It’s fairly easy to see why NCLB has caused no great academic upswing: it offers more deception than sunshine. Full proficiency? Maybe, but only if the "proficiency" bar is set really low. “School choice” for extrication from broken schools? Fat chance. Real “accountability” for federal dollars? Well, there have been lots of federal dollars spent, but from what we know about NCLB proficiency and choice, they have delivered little by way of accountability.
How about the permanent political exile Finn hints the GOP will face if it gives up on such stellar performers as NCLB and gets back to liberty-centric, small-government principles? You know, the principles that propelled Ronald Reagan to office in 1980 and congressional Republicans to power in 1994? Surely the electorate loves Washington solving all of its problems, especially with NCLB-esque intrusions?
Again, a little evidence would be nice, but Finn offers diddly. In contrast, Ramesh Ponnuru recently reviewed a host of polling results on whether people prefer more or less government, and less still seems to be winning.
Ah, but don’t people favor big-government education? That depends. Obama was a clear winner over John McCain on education, so at the very least it’s possible that the more education programs you propose, the more you’re thought to be “good” on the subject. It also appears that when you ask people's opinion of “federal legislation” that “requires states to set standards in math and reading and to test students each year to determine whether schools are making adequate progress, and to intervene when they are not,” a little more than half of the population will like it. Surely these things indicate that the GOP has been on the winning education track the past eight years?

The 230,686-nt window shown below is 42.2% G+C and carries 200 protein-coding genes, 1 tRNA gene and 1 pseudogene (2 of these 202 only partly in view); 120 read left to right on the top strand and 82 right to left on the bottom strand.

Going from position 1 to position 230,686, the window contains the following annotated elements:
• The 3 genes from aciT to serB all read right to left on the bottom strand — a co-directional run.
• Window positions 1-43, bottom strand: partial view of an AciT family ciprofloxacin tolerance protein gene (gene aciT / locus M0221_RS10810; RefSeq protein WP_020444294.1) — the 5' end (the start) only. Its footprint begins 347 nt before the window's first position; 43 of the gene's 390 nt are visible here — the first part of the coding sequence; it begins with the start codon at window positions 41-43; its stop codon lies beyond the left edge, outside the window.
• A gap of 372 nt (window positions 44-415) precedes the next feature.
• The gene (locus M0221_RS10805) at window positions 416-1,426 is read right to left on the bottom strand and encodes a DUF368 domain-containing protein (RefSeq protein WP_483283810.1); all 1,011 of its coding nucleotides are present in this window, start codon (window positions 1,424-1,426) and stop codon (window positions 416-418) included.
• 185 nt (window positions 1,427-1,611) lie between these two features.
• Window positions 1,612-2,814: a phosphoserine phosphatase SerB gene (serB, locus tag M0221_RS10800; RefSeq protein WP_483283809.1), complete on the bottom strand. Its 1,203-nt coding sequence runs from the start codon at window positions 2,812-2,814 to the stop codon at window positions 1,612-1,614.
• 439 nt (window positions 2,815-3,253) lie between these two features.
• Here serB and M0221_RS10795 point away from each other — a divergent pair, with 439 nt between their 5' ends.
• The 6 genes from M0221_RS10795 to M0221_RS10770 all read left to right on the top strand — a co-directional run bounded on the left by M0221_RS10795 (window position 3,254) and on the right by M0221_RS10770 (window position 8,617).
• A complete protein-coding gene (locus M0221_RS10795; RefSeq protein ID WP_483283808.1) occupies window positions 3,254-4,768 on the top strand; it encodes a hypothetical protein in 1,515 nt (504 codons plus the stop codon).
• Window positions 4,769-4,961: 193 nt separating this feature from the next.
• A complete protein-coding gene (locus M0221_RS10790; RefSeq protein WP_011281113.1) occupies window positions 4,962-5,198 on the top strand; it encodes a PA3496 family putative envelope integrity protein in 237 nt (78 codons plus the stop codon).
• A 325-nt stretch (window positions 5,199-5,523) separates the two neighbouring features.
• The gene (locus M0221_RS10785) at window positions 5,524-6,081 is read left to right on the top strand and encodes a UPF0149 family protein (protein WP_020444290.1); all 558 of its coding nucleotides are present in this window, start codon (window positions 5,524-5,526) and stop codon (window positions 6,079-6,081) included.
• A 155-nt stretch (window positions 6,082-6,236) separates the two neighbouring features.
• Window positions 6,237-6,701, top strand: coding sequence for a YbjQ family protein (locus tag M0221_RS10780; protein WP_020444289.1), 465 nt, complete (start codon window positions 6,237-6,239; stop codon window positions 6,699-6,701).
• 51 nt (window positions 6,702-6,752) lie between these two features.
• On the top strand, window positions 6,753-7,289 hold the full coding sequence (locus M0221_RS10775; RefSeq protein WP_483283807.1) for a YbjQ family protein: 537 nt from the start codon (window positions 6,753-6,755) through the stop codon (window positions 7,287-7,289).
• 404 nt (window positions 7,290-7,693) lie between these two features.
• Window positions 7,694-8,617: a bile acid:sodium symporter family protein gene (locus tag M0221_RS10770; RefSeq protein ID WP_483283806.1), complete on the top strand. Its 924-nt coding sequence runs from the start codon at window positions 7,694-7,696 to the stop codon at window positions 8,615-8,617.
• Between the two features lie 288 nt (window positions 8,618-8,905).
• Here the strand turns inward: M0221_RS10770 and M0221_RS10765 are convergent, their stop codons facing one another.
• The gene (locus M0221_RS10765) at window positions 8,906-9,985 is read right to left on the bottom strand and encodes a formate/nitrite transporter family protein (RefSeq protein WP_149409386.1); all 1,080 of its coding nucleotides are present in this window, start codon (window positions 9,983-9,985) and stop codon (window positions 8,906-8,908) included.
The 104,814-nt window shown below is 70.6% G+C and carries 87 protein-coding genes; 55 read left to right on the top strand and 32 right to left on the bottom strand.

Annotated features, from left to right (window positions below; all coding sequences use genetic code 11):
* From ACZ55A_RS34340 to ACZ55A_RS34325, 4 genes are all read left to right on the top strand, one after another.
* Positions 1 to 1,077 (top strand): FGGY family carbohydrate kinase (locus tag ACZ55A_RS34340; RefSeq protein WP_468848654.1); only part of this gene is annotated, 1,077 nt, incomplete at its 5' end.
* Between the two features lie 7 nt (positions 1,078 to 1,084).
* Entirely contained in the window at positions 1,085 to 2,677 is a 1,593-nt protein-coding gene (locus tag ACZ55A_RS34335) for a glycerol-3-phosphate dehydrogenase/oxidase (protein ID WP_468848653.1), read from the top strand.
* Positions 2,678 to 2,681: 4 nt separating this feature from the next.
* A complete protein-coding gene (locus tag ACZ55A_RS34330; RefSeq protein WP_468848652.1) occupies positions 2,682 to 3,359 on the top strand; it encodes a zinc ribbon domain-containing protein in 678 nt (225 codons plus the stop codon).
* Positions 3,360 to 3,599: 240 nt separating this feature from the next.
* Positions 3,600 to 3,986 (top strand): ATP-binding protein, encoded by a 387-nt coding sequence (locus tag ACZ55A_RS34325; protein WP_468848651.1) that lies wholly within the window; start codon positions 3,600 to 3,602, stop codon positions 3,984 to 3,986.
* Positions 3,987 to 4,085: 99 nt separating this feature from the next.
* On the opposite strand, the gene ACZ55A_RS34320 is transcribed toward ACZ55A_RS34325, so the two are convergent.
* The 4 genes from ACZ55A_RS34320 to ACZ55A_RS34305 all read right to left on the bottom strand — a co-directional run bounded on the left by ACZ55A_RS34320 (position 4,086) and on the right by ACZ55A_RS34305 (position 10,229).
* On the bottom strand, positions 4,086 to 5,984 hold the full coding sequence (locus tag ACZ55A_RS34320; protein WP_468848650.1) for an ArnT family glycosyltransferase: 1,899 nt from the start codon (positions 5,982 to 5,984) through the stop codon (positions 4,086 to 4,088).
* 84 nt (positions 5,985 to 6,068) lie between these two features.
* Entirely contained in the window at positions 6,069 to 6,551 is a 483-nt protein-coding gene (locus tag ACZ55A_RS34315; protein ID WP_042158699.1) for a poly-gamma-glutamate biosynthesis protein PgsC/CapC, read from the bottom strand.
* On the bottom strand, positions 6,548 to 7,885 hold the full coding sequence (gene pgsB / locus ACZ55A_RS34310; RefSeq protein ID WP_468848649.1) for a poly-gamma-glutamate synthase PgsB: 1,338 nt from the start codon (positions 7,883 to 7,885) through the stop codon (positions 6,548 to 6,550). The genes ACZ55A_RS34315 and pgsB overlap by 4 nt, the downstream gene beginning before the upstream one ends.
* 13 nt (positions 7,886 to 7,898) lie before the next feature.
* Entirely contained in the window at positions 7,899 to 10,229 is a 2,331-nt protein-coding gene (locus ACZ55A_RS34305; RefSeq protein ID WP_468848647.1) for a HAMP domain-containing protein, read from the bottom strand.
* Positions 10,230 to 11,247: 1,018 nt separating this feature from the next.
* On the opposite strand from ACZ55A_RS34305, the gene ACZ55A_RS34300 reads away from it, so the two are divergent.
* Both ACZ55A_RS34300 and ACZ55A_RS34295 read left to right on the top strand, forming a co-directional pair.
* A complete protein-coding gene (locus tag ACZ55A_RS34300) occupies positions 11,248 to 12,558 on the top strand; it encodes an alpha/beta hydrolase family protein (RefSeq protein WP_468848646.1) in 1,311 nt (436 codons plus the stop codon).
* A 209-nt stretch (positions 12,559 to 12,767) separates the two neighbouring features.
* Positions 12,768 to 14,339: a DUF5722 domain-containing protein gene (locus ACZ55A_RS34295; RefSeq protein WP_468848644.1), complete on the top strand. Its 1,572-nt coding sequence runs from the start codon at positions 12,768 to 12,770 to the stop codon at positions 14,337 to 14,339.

Or maybe not. Call your federal, standards-demanding legislation by its proper name — the No Child Left Behind Act — and you get just 50-percent support for it. Then, remove your leading description and ask about NCLB by its name alone, and suddenly just 41 percent of respondents report liking the law. So measures like NCLB are actually far from proven political winners, while big-government in general is still — subject, of course, to ever-changing world and national events — a likely political loser.
Sorry again, Mr. Finn.
As for Sternberg’s assertion that opposition to NCLB by people like Hoekstra has somehow hurt “school-choice activists”? I’ve never seen anything showing that conservative and libertarian opposition to NCLB has damaged school-choice efforts. Indeed, much more plausible is that the “standards and accountability” crowd has hurt the school-choice movement, arguing that in the final analysis we need our political betters to tell our kids what to learn, and forcing libertarians and small-government conservatives to expend far too many valuable resources refuting their faulty claims.
Ultimately, here is the problem, and big-government conservatives had better snap out of their Bush-era trance and see it: Top-down reforms like NCLB, no matter how well intentioned, will never transform the status quo. The people employed by the system have the greatest incentives and ability to control policy, and what’s in their best interest is to keep standards low and funding high. That’s why “proficiency” means so little. That’s why NCLB “choice” means so little. That’s why Reading First— beloved by the Fordham Foundation—is on its way out. And that’s why it’s time for big-government conservatives to give up their Utopian dreams of bending the system to their will, accept that Washington will only make education worse, and get back to fully supporting the only reform that offers true hope: universal school choice.